By: Matthew Striplen
What would you do if Mr. Rock Monster rolled up to take out his marital problems on you? Take six damage, of course! How about if Mrs. Rock Monster asked if she looks fat? That is truly a question for the ages. In Dragon Fantasy, gamers will be challenged with these literally hard hitting questions, and much more!
Dragon Fantasy began its life as a mobile game and has slowly been ported to a variety of handhelds and consoles. Although the game appears to be a super traditional JRPG on the surface, there’s a lot more going on than that. Players can expect to see classic hallmarks of the genre, like leveling, miscellaneous items, and even some magic, but Dragon Fantasy‘s real draw is its writing.
Dragon Fantasy places tremendous care into aspects of the RPG genre that are generally ignored: battle descriptions. Both the names and actions of all enemies are so cleverly done that I rarely fast-forwarded through battles. Although many enemies are just palette swaps of weaker versions, each iteration comes with a unique name and attacks. These names range from the silly to the absurd, as seen in the screenshot, and I loved every minute of it.
The game is split into three primary chapters with a fourth side quest. Each primary chapter features a different protagonist with unique abilities, but the essence of the game remains consistent. While the first three chapters stay in the same continuity, the fourth takes the previously introduced heroes on a quest in the world of Minecraft. This dramatic change in locale shows itself in the noticeably blockier landscape, as well as the multitude of real and Minecraftworld references.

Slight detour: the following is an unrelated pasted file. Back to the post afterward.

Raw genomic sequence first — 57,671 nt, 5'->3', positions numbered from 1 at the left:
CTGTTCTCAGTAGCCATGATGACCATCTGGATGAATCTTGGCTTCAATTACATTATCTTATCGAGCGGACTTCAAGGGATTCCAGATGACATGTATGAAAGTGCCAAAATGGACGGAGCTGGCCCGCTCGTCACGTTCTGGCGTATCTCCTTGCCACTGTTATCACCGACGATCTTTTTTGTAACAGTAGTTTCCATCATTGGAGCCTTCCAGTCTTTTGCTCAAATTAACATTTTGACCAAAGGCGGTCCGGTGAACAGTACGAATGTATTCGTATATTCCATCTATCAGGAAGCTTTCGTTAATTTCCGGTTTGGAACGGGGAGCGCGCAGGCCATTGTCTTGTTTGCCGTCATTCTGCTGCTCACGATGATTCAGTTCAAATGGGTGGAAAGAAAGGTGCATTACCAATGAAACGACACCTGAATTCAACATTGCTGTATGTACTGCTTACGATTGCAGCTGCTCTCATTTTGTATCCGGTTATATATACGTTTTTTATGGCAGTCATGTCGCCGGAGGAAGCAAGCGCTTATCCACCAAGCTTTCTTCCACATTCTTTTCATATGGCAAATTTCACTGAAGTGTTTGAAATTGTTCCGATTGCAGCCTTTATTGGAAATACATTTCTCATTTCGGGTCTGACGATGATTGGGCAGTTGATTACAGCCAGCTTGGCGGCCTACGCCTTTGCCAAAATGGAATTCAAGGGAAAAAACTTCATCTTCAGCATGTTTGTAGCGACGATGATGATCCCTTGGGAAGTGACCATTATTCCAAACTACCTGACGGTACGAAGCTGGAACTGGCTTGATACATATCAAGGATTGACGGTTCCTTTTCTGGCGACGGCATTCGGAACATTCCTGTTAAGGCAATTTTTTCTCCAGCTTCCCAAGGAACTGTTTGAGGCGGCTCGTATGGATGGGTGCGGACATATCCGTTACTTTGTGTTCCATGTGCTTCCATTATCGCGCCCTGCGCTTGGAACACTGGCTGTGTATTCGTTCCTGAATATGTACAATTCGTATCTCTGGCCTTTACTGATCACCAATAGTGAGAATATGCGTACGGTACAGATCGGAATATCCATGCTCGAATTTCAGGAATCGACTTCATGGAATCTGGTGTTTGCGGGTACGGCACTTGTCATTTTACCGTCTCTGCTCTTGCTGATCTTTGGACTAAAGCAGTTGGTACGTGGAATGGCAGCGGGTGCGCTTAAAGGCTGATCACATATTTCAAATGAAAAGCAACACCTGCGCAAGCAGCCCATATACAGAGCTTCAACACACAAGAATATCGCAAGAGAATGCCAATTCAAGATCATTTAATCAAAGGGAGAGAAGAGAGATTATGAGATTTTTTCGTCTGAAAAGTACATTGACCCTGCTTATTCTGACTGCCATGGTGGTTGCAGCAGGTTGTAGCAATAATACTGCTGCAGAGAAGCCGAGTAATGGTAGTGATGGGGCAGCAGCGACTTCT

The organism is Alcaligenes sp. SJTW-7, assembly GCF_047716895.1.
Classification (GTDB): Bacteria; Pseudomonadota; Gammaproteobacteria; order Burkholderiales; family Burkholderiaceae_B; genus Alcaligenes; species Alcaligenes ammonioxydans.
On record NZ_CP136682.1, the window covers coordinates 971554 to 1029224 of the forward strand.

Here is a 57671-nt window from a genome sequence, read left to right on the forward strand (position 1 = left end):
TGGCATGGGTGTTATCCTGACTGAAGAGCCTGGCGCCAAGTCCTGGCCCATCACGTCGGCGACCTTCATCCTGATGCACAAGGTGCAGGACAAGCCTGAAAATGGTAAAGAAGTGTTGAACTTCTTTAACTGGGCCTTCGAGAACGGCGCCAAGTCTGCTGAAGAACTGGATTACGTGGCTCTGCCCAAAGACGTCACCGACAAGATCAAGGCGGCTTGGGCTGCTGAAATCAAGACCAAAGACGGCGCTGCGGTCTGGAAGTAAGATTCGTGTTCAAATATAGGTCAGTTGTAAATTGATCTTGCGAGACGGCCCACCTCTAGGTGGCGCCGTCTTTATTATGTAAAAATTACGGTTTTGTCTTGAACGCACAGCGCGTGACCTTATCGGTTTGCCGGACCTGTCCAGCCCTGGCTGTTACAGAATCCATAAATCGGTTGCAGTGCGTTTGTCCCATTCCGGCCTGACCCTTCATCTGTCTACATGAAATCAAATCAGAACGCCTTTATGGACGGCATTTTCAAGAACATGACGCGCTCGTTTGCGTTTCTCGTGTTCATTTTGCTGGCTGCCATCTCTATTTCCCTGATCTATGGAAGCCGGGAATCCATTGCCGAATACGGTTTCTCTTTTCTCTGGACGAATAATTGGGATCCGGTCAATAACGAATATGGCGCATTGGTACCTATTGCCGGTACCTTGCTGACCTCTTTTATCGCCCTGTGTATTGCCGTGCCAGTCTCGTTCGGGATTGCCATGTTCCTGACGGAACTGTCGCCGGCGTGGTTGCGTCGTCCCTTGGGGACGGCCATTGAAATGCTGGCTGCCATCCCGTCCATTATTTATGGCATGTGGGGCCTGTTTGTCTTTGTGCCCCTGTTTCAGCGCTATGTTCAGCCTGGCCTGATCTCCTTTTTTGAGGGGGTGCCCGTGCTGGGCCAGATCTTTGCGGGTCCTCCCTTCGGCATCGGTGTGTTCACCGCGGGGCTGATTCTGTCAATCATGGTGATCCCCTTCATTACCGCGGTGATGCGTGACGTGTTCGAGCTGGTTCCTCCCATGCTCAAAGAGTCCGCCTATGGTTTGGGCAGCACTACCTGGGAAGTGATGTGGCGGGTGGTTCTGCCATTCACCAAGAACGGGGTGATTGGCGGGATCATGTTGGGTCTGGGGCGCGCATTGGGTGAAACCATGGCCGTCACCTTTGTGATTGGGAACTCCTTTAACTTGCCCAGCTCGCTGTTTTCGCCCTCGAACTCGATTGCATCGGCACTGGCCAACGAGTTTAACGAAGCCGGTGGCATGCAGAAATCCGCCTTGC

Quirkiness becomes a theme throughout the entire experience, encapsulating everything from the aforementioned writing, all the way to graphical presentation. Dragon Fantasy “boasts” of its capability to switch between original 8-bit graphics and sound to the “enhanced” 16-bit version. Cutting edge, to say the least.
The soundtrack continues down the same weird path, with disjointed melodies and sudden endings to songs. The victory fanfare stands out as one of the strangest tracks, ending abruptly after only a few seconds. Unlike most games, Dragon Fantasy‘s fanfare doesn’t loop, instead opting for silence after it finishes. The 8-bit version sounds a little less strange than the 16-bit, but it’s still weird nonetheless.
Dragon Fantasy: Volumes of Westeria embodies the phrase “looks can be deceiving.” Despite the old school appearance and gameplay style, it constantly offers up surprises in the form of clever writing. Although the game could weird out many players, the consistent humor never failed to hold my attention.
Despite the four chapters, Dragon Fantasy remains a relatively brief game. Since the comedy acts as the centerpiece, replay value is fairly low. All that said, Dragon Fantasy: Volumes of Westeria is a wonderful little title for seasoned and new RPG players alike.